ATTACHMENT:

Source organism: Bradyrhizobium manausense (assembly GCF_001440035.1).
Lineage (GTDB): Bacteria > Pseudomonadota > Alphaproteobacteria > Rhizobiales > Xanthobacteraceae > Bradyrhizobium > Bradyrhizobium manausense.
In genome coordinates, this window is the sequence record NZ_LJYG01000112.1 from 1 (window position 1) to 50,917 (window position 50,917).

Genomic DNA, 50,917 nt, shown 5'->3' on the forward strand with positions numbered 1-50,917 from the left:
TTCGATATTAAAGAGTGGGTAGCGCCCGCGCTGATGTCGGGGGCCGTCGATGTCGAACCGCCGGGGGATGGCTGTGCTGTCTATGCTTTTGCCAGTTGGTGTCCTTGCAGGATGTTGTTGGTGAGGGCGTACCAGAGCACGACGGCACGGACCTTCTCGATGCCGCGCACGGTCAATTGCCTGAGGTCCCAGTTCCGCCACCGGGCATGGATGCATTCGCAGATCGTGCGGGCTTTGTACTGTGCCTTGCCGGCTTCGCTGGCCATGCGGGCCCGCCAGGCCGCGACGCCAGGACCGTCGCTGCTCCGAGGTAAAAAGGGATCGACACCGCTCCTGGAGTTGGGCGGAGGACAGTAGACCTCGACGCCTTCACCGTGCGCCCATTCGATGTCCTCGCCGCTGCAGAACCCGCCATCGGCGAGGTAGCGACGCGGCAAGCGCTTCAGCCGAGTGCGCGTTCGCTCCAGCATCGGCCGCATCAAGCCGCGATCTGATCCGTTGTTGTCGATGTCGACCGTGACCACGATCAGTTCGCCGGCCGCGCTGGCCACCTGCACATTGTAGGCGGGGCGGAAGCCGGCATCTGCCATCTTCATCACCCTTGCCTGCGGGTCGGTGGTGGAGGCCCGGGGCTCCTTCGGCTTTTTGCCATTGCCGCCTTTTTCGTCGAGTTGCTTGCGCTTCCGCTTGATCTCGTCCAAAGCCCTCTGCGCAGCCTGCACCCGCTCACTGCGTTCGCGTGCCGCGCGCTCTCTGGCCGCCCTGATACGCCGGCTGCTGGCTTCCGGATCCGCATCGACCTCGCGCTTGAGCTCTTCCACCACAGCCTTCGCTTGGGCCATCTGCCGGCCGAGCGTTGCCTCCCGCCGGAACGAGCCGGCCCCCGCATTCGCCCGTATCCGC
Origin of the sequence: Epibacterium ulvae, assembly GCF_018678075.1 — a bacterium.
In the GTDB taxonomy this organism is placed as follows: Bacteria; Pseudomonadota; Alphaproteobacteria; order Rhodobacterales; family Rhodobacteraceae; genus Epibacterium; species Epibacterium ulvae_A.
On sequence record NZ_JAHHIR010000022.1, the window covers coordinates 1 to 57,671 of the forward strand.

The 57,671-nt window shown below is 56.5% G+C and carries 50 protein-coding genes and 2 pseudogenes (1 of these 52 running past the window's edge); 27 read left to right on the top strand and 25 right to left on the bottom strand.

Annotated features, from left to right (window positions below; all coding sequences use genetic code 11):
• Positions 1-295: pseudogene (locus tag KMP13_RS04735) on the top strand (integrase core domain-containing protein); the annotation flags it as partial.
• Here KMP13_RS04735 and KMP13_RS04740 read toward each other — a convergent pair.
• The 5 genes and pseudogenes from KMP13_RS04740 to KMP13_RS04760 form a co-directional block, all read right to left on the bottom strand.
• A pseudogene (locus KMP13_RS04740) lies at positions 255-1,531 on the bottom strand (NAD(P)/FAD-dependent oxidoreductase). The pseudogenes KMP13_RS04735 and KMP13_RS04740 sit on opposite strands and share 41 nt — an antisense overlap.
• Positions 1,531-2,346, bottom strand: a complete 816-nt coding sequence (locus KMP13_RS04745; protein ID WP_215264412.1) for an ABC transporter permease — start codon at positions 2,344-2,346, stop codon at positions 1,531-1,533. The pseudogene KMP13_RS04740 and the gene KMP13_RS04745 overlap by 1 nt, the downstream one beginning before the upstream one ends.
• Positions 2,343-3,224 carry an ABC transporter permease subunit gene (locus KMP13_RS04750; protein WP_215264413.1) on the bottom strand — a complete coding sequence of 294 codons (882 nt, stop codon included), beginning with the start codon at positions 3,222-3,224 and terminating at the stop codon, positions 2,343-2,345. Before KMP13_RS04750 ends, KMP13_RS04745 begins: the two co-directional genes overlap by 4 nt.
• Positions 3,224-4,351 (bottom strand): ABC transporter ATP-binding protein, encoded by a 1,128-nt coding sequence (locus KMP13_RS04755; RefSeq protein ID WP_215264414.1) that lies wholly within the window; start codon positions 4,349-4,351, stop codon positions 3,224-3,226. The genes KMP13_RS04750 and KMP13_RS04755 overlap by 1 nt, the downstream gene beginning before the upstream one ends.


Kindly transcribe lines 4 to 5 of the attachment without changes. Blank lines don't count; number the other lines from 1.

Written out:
Genomic DNA, 50,917 nt, shown 5'->3' on the forward strand with positions numbered 1-50,917 from the left:
TTCGATATTAAAGAGTGGGTAGCGCCCGCGCTGATGTCGGGGGCCGTCGATGTCGAACCGCCGGGGGATGGCTGTGCTGTCTATGCTTTTGCCAGTTGGTGTCCTTGCAGGATGTTGTTGGTGAGGGCGTACCAGAGCACGACGGCACGGACCTTCTCGATGCCGCGCACGGTCAATTGCCTGAGGTCCCAGTTCCGCCACCGGGCATGGATGCATTCGCAGATCGTGCGGGCTTTGTACTGTGCCTTGCCGGCTTCGCTGGCCATGCGGGCCCGCCAGGCCGCGACGCCAGGACCGTCGCTGCTCCGAGGTAAAAAGGGATCGACACCGCTCCTGGAGTTGGGCGGAGGACAGTAGACCTCGACGCCTTCACCGTGCGCCCATTCGATGTCCTCGCCGCTGCAGAACCCGCCATCGGCGAGGTAGCGACGCGGCAAGCGCTTCAGCCGAGTGCGCGTTCGCTCCAGCATCGGCCGCATCAAGCCGCGATCTGATCCGTTGTTGTCGATGTCGACCGTGACCACGATCAGTTCGCCGGCCGCGCTGGCCACCTGCACATTGTAGGCGGGGCGGAAGCCGGCATCTGCCATCTTCATCACCCTTGCCTGCGGGTCGGTGGTGGAGGCCCGGGGCTCCTTCGGCTTTTTGCCATTGCCGCCTTTTTCGTCGAGTTGCTTGCGCTTCCGCTTGATCTCGTCCAAAGCCCTCTGCGCAGCCTGCACCCGCTCACTGCGTTCGCGTGCCGCGCGCTCTCTGGCCGCCCTGATACGCCGGCTGCTGGCTTCCGGATCCGCATCGACCTCGCGCTTGAGCTCTTCCACCACAGCCTTCGCTTGGGCCATCTGCCGGCCGAGCGTTGCCTCCCGCCGGAACGAGCCGGCCCCCGCATTCGCCCGTATCCGC